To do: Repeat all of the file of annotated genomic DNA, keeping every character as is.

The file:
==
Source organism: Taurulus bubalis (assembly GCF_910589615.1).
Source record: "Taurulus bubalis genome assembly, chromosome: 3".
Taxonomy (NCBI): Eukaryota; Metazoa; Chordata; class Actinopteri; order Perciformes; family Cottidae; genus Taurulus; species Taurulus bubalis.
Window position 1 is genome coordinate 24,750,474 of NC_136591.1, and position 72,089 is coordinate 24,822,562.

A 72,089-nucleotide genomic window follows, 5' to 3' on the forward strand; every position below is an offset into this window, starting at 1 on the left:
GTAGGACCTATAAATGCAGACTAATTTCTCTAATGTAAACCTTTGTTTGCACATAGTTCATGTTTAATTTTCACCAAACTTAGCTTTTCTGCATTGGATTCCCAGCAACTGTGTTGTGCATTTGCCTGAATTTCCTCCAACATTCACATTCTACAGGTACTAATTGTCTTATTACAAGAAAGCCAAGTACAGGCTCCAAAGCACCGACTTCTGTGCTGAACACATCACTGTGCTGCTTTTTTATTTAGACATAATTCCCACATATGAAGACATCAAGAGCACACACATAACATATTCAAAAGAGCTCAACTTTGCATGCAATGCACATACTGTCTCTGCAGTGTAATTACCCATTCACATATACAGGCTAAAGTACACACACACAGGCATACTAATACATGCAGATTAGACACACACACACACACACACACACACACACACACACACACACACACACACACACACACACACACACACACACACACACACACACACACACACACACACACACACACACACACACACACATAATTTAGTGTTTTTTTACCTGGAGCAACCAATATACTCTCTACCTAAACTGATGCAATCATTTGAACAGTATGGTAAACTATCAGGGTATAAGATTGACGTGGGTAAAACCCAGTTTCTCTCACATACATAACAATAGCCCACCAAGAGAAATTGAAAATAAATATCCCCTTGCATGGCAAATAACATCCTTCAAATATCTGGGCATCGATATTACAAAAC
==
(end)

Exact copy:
Source organism: Taurulus bubalis (assembly GCF_910589615.1).
Source record: "Taurulus bubalis genome assembly, chromosome: 3".
Taxonomy (NCBI): Eukaryota; Metazoa; Chordata; class Actinopteri; order Perciformes; family Cottidae; genus Taurulus; species Taurulus bubalis.
Window position 1 is genome coordinate 24,750,474 of NC_136591.1, and position 72,089 is coordinate 24,822,562.

A 72,089-nucleotide genomic window follows, 5' to 3' on the forward strand; every position below is an offset into this window, starting at 1 on the left:
GTAGGACCTATAAATGCAGACTAATTTCTCTAATGTAAACCTTTGTTTGCACATAGTTCATGTTTAATTTTCACCAAACTTAGCTTTTCTGCATTGGATTCCCAGCAACTGTGTTGTGCATTTGCCTGAATTTCCTCCAACATTCACATTCTACAGGTACTAATTGTCTTATTACAAGAAAGCCAAGTACAGGCTCCAAAGCACCGACTTCTGTGCTGAACACATCACTGTGCTGCTTTTTTATTTAGACATAATTCCCACATATGAAGACATCAAGAGCACACACATAACATATTCAAAAGAGCTCAACTTTGCATGCAATGCACATACTGTCTCTGCAGTGTAATTACCCATTCACATATACAGGCTAAAGTACACACACACAGGCATACTAATACATGCAGATTAGACACACACACACACACACACACACACACACACACACACACACACACACACACACACACACACACACACACACACACACACACACACACACACACACACACACACACACACACACACACATAATTTAGTGTTTTTTTACCTGGAGCAACCAATATACTCTCTACCTAAACTGATGCAATCATTTGAACAGTATGGTAAACTATCAGGGTATAAGATTGACGTGGGTAAAACCCAGTTTCTCTCACATACATAACAATAGCCCACCAAGAGAAATTGAAAATAAATATCCCCTTGCATGGCAAATAACATCCTTCAAATATCTGGGCATCGATATTACAAAAC